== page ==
Coming almost half a decade after his last, Criterion-approved gangster masterpiece Gomorrah, director Matteo Garrone is back with a new film, this time of a decidedly different tone and mood.
In today’s pop culture landscape, very few things have become as polarizing and ultimately influential in entertainment as reality television. With its cast members often becoming some of the most powerful and wealthy stars in all of TV, the shows have become as close to event watches as any type of TV today. Toss in the rise of Twitter and other social networking, and reality TV appears to be here and without any intent of leaving.
And now it’s the focus of Garrone’s newest film, and it’s yet another great foreign release from this first half of 2013.
Reality finds Garrone weaving a tale (along with a bevy of screenwriters including Ugo Chiti, Maurizio Braucci and Massimo Gaudiso) about a family man trying to get on his favorite show. Luciano is a sweet fishmonger who becomes obsessed with an Italian version of Big Brother, only to find his entire world changed by not only the show itself, but the idea that he’ll be involved with it after attending a casting call. A paranoid comedy of perceptions, Reality is a rather straightforward meditation of the deification of reality television and its stars, but it’s also a beautifully crafted and performed effort from an ever interesting cinematic voice.
The film stars first time actor Aniello Arena, and the strength of his performance is just the tip of the iceberg when it comes to things that are superb about this feature. He plays Luciano, our fisherman hero, and gives the role a sense of depth and truth far beyond his years. There is an energy and a fire to his obsession and while the film itself feels a bit dated, his performance has a life and raw power that it pushes the film forward until the final shot, possibly the best final sequence in all of 2013 film (at least up to this point). Surrounding him are the likes of Nunzia Schiano, Loredana Simioli, Nando Paone and Nello Iorio, all of whom add experience to an otherwise raw gem of a film.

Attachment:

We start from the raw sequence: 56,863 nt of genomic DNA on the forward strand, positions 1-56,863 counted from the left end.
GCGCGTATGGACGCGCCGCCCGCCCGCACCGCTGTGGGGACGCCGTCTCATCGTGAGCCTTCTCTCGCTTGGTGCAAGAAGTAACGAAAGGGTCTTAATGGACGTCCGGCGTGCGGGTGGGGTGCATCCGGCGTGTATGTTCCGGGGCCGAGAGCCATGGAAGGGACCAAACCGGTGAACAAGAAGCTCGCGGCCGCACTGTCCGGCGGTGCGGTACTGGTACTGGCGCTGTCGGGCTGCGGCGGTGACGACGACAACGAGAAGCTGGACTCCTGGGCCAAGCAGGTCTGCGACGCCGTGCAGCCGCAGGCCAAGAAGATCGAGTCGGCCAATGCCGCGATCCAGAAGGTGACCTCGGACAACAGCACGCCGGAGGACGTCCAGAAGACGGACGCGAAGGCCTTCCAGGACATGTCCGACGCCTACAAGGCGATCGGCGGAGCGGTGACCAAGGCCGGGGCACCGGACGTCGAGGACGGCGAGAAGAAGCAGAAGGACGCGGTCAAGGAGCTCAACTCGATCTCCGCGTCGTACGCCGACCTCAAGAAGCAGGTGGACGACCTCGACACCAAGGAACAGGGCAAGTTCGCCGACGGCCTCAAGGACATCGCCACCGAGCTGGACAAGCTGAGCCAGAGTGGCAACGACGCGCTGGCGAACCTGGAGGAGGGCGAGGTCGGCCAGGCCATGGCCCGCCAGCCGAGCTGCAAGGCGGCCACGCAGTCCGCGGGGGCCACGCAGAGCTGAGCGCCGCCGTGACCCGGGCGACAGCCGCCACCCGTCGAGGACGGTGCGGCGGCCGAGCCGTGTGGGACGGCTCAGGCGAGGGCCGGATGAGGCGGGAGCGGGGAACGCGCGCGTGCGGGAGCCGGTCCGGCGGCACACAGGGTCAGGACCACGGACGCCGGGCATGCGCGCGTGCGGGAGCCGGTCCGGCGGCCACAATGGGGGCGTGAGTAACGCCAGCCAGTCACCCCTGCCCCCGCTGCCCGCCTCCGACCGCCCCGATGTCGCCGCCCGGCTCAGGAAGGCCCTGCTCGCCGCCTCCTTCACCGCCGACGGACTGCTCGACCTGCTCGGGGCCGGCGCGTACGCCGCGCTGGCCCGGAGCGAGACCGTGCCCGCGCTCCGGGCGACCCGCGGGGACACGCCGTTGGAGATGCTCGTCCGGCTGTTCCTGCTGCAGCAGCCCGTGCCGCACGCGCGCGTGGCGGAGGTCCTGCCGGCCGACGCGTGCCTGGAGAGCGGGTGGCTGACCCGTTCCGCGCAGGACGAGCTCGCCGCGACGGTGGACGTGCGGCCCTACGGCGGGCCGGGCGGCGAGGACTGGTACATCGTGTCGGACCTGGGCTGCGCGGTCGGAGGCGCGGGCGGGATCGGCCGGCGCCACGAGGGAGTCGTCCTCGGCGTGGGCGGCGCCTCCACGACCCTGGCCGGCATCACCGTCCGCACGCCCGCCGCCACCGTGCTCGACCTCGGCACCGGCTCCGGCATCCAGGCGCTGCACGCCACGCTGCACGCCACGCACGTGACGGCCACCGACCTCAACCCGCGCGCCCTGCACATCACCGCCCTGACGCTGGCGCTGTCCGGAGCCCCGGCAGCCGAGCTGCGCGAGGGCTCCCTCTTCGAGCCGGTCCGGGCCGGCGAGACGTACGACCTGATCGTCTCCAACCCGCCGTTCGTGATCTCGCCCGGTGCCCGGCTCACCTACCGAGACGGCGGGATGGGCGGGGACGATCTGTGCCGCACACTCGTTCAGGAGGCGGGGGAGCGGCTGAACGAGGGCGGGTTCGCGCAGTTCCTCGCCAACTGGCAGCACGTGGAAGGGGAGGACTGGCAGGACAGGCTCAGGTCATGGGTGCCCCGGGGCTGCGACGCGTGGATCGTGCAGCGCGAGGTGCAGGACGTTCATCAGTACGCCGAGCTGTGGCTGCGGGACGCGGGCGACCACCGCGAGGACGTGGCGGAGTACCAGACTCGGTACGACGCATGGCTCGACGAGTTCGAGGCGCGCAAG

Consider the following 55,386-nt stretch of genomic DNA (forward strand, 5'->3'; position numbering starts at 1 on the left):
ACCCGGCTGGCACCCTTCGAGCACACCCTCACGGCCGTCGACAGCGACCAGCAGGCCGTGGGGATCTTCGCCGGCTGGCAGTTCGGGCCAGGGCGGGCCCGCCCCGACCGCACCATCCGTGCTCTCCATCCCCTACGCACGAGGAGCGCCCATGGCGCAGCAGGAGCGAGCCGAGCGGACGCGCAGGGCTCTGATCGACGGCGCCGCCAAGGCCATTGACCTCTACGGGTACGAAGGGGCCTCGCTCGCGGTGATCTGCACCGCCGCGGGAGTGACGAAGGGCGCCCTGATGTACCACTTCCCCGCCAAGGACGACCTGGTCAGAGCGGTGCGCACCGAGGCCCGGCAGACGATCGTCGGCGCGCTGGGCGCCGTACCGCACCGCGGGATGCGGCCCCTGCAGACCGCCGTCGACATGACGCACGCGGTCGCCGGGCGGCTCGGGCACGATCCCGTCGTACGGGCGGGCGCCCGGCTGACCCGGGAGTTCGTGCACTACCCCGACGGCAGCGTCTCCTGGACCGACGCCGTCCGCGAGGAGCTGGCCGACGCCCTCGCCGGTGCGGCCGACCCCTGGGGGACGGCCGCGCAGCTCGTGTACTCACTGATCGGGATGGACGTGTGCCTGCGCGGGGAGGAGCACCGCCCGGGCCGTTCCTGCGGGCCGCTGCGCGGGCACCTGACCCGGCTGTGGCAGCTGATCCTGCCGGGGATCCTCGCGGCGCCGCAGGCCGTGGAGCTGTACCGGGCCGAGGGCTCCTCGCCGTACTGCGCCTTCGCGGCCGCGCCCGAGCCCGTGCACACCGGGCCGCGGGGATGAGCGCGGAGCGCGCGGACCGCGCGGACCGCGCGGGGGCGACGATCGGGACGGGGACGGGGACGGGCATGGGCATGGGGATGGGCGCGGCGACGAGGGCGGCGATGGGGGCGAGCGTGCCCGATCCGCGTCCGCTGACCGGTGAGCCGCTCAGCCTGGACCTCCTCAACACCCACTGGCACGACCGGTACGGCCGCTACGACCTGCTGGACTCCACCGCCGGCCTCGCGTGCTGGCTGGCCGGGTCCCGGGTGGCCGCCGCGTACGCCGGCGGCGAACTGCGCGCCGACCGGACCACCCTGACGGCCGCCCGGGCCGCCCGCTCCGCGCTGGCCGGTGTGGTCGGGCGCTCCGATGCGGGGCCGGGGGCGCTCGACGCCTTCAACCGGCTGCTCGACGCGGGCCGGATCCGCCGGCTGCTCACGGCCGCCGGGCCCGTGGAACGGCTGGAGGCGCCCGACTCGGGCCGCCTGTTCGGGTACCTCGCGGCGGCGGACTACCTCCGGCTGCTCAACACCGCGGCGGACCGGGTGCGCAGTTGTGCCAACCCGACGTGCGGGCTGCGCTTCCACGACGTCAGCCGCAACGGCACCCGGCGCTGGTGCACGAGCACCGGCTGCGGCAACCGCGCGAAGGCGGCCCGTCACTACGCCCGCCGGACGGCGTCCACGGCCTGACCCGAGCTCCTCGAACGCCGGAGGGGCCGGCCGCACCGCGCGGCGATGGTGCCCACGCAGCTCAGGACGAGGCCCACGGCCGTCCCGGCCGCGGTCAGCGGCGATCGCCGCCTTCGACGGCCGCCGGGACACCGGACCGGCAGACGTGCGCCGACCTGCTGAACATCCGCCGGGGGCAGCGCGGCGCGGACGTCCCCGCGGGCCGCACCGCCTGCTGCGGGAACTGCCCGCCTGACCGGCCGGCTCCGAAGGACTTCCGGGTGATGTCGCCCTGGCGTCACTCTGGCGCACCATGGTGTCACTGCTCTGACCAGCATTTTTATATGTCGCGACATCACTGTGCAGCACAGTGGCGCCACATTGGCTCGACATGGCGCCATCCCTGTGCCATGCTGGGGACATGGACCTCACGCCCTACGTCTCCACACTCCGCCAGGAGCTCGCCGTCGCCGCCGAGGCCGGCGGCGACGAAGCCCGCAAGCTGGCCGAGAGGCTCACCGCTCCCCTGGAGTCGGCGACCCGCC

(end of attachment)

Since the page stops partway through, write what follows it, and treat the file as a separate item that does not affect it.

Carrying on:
However, Garrone is this film’s big star. Getting gorgeously vibrant photography from Marco Onorato (also the man behind Gomorrah’s gorgeous cinematography), the film blends pop culture and pop art into a neon-fueled bit of fiery realism. Garrone’s camera feels inspired by Neo-realism, but instead of shining its light upon social and political issues like his past Italian brethren had, he brings his camera down into the streets of Naples and into the mind of a population who seemingly give sainthood to anyone they see on the small screen. Toss in a rather stunning score from Alexandre Desplat, and you have a welcome change of pace for a director who is becoming one of the crown cinematic jewels of a nation whose cinema is as vibrant as ever.
However, the film isn’t without flaw. While the aesthetic is inherently thrilling and vital, the core premise doesn’t enlighten as intensely. Inherently satirical, the film does feel slightly dated, if more so slight. Positing that modern popular culture has turned reality television into its own proto-religion, the film does have a lot to say, but not much that can’t be seen in various satires from around the globe. The craft behind the film ultimately elevates a lot of this into something far more entrancing, and the final sequence leaves the viewer at a loss for words, but for much of its runtime it feels as though it’s a song you’ve heard sung before.
Overall, Reality is a beautifully crafted meditation on society’s relationship with its media, and ultimately the obsession and even paranoia that can be a result of one’s love for reality TV. A tad slight, but packing a wallop of a final shot, Reality is a solid follow up to Garrone’s breathtaking debut feature. Driven by a lead performance that should spark one hell of a career for first time actor Aniello Arena, this film joins a rather surprising collection of foreign films that have made this first third of 2013 one of the best for foreign releases in quite some time.